Detroit Pakistani street food pop-up Khana battles on Food Network’s ‘Great Food Truck Race’

Melody Baetens

Chef and Detroiter Maryam Khan and her team at Khana Pakistani food are going to be featured on the Food Network’s “The Great Food Truck Race” new season, which premieres Sunday.

There’s one major thing she wants her Detroit customers to know, however. Khana is not a food truck.

“I don’t have a food truck, and that is a common misconception,” said Khan.

She’s a nomadic pop-up chef that has done one-off events and residencies all over Metro Detroit since 2018. Her Pakistani-influenced street food has drawn crowds at bars and other spaces, including a monthlong residency at FrameBar in winter 2022. Khan, 30, said she learned to cook Pakistani food from her immigrant parents, but she also blends in some American influences, like nachos and grilled cheese.

The theme of the new season of “The Great Food Truck Race” is David vs. Goliath, and producers pitted seasoned food truck operators with chefs who have a concept of some sort, but no truck of their own. The show surprised Khan and her team — Al Jane and Jake Nielsen — with a truck when they got to Los Angeles to film the show.

The Khana chefs had to not only navigate serving their cuisine from a truck rather than a traditional restaurant kitchen, but also compete on a high culinary level and navigate a food truck through the streets of L.A. One team is eliminated each week based on sales until two remain on July 30 for the final episode. The winning concept gets $50,000.

Khan said that while one of the big challenges was that she had never worked on a food truck, it was comforting to know that half of the contestants were in the same boat as she and her teammates.

“There was a lot that went into learning how to get it fired up, it’s not like walking into a kitchen and you flicking the lights on and you’re good to go,” she said. “You have to get propane, you have to make sure all the gas is lit, every single stove is on. If something’s not working, the time has already started for you start competing … you’re actively losing time while another team might be starting service and that is working against you because the entire premise of the show is to sell as much as you can within the allotted time.”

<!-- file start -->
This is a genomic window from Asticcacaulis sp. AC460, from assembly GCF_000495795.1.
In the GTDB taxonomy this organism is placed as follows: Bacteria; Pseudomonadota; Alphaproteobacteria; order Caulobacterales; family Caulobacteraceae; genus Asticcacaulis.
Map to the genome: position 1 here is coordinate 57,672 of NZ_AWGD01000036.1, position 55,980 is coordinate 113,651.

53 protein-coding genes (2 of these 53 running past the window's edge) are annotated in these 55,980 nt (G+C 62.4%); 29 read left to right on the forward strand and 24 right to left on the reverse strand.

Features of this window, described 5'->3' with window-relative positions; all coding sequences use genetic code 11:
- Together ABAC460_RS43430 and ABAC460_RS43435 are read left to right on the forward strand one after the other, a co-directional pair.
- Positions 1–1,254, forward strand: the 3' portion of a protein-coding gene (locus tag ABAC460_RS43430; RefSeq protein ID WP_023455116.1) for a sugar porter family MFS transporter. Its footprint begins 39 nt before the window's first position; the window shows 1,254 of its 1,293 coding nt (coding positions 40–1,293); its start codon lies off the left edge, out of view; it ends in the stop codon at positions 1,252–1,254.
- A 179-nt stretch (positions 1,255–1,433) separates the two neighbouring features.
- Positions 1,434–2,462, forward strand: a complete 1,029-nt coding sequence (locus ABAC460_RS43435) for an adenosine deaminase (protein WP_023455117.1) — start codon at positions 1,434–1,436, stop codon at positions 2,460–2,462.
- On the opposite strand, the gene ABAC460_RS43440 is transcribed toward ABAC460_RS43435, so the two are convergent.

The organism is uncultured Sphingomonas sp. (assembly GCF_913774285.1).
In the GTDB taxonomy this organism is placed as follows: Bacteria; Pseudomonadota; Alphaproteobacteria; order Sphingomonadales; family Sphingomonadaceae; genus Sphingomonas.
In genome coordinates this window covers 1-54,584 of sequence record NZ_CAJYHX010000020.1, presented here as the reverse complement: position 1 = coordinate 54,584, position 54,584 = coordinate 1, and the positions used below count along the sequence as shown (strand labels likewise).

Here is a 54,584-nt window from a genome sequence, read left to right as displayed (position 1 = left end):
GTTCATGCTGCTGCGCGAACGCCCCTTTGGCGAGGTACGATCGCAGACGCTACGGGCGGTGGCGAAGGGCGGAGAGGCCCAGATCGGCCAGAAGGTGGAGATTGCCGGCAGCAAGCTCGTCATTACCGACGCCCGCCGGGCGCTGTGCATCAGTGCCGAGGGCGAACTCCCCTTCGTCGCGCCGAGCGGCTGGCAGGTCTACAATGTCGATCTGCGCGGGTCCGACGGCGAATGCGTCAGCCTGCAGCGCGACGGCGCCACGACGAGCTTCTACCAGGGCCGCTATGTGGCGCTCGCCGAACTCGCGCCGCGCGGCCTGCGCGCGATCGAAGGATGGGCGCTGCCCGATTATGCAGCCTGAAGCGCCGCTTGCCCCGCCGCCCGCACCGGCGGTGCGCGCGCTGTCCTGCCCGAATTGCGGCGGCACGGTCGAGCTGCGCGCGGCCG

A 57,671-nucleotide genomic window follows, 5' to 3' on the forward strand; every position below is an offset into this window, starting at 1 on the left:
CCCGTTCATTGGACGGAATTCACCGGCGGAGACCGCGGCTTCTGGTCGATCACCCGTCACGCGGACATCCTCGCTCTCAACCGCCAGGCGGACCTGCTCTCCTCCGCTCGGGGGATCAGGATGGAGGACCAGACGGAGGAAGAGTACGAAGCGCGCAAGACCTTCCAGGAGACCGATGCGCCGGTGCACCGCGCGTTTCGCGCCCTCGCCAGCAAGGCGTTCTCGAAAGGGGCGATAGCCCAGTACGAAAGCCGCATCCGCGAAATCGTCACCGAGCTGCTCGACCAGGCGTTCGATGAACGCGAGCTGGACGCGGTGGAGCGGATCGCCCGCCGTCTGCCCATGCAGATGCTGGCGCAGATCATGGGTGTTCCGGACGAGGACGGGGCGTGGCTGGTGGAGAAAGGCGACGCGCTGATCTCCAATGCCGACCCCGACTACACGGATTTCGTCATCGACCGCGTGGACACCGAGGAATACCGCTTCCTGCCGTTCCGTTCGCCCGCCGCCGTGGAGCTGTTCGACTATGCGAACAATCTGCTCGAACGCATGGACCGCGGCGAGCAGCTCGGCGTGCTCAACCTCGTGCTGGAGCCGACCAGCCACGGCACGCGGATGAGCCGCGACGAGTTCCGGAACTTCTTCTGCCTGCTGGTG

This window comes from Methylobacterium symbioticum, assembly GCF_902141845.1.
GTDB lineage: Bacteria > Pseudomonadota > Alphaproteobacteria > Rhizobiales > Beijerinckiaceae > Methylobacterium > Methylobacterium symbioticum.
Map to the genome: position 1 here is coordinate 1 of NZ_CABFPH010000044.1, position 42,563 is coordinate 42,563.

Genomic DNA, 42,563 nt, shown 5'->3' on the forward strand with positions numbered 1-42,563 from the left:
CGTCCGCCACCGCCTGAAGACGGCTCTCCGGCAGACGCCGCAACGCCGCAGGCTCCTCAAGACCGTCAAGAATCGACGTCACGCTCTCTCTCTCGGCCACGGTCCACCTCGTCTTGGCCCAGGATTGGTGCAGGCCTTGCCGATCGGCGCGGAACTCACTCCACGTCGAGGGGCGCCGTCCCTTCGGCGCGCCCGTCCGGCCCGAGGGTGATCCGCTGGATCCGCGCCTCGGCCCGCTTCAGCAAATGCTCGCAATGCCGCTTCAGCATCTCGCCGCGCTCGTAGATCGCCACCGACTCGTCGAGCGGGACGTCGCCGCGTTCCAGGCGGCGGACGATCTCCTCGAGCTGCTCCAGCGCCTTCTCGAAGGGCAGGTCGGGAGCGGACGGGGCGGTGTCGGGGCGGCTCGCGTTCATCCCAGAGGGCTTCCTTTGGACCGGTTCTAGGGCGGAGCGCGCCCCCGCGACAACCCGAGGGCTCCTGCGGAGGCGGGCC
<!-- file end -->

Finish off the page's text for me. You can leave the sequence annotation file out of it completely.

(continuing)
On top of traversing a city they aren’t familiar and competing for culinary excellence, there’s also the stress of not looking like a dingbat on television. Reality shows like these seem to cast one or two contestants who are a bit of a fish out of water to create drama within the competition. Khan, who has been doing Khana for nearly five years, said that wasn’t the case.

“Every single person brought their A-game, and from the jump we were all like, ‘We’re in a room full of winners,’ and it’s going to be insane to see who actually comes out on top of all of this,” she said. “I thought I was going to come into this with imposter syndrome … someone with no guns … and once I got there and took it all in I realized I’m actually really confident in myself and I’ve done so much work to get here, and I hadn’t reflected on any of it until that moment when I was surrounded by people who I viewed as professionals.”

Of course, Khan couldn’t give us any clues as to how far Khana gets on the show, which pits them against eight other teams, including seasoned pros like Lisa’s Creperie, a cafe and food truck from Atlanta, Georgia, and 4 Hens Creole Kitchen, a fellow “food truck newbie” from St. Louis, Missouri.

Before the eight-episode season kicks off Sunday, Khana will pop-up for service 2-6 p.m. at Talking Dolls Studio, an art studio at 7145 E. Davison in Detroit. Plans are in the works for more pop-ups this summer in Corktown at Folk Detroit and Summertown Fresh Bar. Follow Khana on Instagram at @khanadetroit for future events.

courtesy : DetroitNews